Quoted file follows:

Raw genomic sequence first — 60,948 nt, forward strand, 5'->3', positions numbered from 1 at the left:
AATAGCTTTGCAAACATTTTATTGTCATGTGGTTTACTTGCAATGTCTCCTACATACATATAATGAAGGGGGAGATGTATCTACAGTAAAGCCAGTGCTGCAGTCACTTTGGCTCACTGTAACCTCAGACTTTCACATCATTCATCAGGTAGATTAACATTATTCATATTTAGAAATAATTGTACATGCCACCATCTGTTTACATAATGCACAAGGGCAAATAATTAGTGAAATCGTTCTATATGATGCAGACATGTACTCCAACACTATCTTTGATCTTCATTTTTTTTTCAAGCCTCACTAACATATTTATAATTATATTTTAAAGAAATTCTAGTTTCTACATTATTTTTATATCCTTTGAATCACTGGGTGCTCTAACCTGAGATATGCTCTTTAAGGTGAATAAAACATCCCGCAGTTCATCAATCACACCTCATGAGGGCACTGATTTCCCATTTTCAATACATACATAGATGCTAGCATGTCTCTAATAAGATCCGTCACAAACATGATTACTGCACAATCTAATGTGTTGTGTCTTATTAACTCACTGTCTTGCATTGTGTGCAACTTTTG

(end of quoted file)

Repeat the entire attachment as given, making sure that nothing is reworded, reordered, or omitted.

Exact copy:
Raw genomic sequence first — 60,948 nt, forward strand, 5'->3', positions numbered from 1 at the left:
AATAGCTTTGCAAACATTTTATTGTCATGTGGTTTACTTGCAATGTCTCCTACATACATATAATGAAGGGGGAGATGTATCTACAGTAAAGCCAGTGCTGCAGTCACTTTGGCTCACTGTAACCTCAGACTTTCACATCATTCATCAGGTAGATTAACATTATTCATATTTAGAAATAATTGTACATGCCACCATCTGTTTACATAATGCACAAGGGCAAATAATTAGTGAAATCGTTCTATATGATGCAGACATGTACTCCAACACTATCTTTGATCTTCATTTTTTTTTCAAGCCTCACTAACATATTTATAATTATATTTTAAAGAAATTCTAGTTTCTACATTATTTTTATATCCTTTGAATCACTGGGTGCTCTAACCTGAGATATGCTCTTTAAGGTGAATAAAACATCCCGCAGTTCATCAATCACACCTCATGAGGGCACTGATTTCCCATTTTCAATACATACATAGATGCTAGCATGTCTCTAATAAGATCCGTCACAAACATGATTACTGCACAATCTAATGTGTTGTGTCTTATTAACTCACTGTCTTGCATTGTGTGCAACTTTTG